“I suppose I may enter,” I said, sarcastically.
“Yaas, suh; Miss Dorry done say: ‘Cato,’ she say, ’ef de young gem’man come when Mars’ Lupus am drunk, jess take care n’ him, Cato; put him mos’ anywhere ‘cep in mah bed, Cato, an’ jess call me ef I ain’ busy ‘bout mah business—’”
Still rambling on, he opened the door, and I entered a wide hallway, dirty and disordered. As I stood hesitating, a terrific crash sounded from the floor above.
“Spec’ Miss Dorry busy,” observed the old man, raising his solemn, wrinkled face to listen.
“Uncle,” I said, “is it true that you are all mad in this house?”
“We sho’ is, suh,” he replied, without interest.
“Are you too crazy to care for my horse?”
“Oh no, suh.”
“Then go and rub her down, and feed her, and let me sit here in the hallway. I want to think.”
Another crash shook the ceiling of solid oak; very far away I heard a young girl’s laughter, then a stifled chorus of voices from the floor above.
“Das Miss Dorry an’ de chilluns,” observed the old man.
“Who are the others?”
“Waal, dey is Miss Celia, an’ Mars’ Harry, an’ Mars’ Ruyven, an’ Mars’ Sam’l, an’ de babby, li’l Mars’ Benny.”
“I’ll be, too, if I remain here,” I said. “Is there an inn near by?”
“De Turkle-dove an’ Olives.”
“’Bout five mile long de pike, suh.”
“Feed my horse,” I said, sullenly, and sat down on a settle, rifle cradled between my knees, and in my heart wrath immeasurable against my kin the Varicks.
IN THE HALLWAY
So this was Northern hospitality! This a Northern gentleman’s home, with its cobwebbed ceiling, its little window-panes opaque with stain of rain and dust, its carpetless floors innocent of wax, littered with odds and ends—here a battered riding-cane; there a pair of tarnished spurs; yonder a scarlet hunting-coat a-trail on the banisters, with skirts all mud from feet that mayhap had used it as a mat in rainy weather!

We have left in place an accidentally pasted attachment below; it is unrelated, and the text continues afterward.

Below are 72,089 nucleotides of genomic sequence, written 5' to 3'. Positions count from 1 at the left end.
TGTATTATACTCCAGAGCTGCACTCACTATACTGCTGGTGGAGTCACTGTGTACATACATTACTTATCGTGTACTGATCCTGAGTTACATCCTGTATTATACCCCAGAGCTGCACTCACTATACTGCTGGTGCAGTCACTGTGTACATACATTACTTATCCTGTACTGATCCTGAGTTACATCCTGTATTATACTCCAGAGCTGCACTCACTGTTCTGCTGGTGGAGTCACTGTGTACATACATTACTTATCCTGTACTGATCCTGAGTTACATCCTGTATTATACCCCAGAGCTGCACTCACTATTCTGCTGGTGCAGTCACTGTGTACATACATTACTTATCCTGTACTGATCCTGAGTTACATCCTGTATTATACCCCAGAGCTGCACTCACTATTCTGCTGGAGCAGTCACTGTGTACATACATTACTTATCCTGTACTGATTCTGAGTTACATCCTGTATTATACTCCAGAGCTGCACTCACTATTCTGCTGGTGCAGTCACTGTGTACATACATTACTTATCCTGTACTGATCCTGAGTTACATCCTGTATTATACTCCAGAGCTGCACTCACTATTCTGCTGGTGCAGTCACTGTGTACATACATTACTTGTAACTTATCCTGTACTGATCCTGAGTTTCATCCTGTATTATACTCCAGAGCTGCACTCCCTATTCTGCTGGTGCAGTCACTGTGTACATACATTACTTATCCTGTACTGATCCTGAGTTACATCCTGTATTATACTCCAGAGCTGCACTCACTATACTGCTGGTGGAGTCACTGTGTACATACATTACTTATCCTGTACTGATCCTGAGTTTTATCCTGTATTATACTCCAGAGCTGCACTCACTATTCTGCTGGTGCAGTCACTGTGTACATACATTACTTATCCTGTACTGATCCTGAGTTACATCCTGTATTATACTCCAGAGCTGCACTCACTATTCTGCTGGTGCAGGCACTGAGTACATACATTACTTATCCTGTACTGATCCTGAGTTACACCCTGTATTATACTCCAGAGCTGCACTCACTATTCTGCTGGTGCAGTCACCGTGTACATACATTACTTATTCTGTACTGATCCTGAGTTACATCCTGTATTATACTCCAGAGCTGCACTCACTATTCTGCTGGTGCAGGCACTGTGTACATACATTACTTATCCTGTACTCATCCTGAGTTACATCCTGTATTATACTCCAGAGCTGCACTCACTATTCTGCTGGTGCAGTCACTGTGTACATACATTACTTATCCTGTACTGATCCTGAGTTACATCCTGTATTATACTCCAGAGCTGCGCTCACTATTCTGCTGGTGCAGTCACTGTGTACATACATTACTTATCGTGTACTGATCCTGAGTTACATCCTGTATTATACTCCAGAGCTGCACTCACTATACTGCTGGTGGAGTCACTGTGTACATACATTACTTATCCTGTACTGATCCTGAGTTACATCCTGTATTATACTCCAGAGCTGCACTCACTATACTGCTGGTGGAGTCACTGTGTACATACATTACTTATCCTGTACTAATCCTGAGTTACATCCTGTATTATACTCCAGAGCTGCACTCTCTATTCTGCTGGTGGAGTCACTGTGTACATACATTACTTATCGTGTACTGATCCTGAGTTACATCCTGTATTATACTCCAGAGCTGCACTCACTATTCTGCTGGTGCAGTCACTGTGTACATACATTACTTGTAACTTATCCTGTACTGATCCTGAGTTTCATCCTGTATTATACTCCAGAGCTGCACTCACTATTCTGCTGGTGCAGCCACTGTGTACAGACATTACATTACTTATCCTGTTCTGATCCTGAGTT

I leaned forward and picked up the riding-crop; its cane end was capped with heavy gold. The spurs I also lifted for inspection; they were beautifully wrought in silver.
Faugh! Here was no poverty, but the shiftlessness of a sot, trampling good things into the mire!
I looked into the fireplace. Ashes of dead embers choked it; the andirons, smoke-smeared and crusted, stood out stark against the sooty maw of the hearth.
Still, for all, the hall was made in good and even noble proportion; simple, as should be the abode of a gentleman; over-massive, perhaps, and even destitute of those gracious and symmetrical galleries which we of the South think no shame to take pride in; for the banisters were brutally heavy, and the rail above like a rampart, and for a newel-post some ass had set a bronze cannon, breech upward; and it was green and beautiful, but offensive to sane consistency.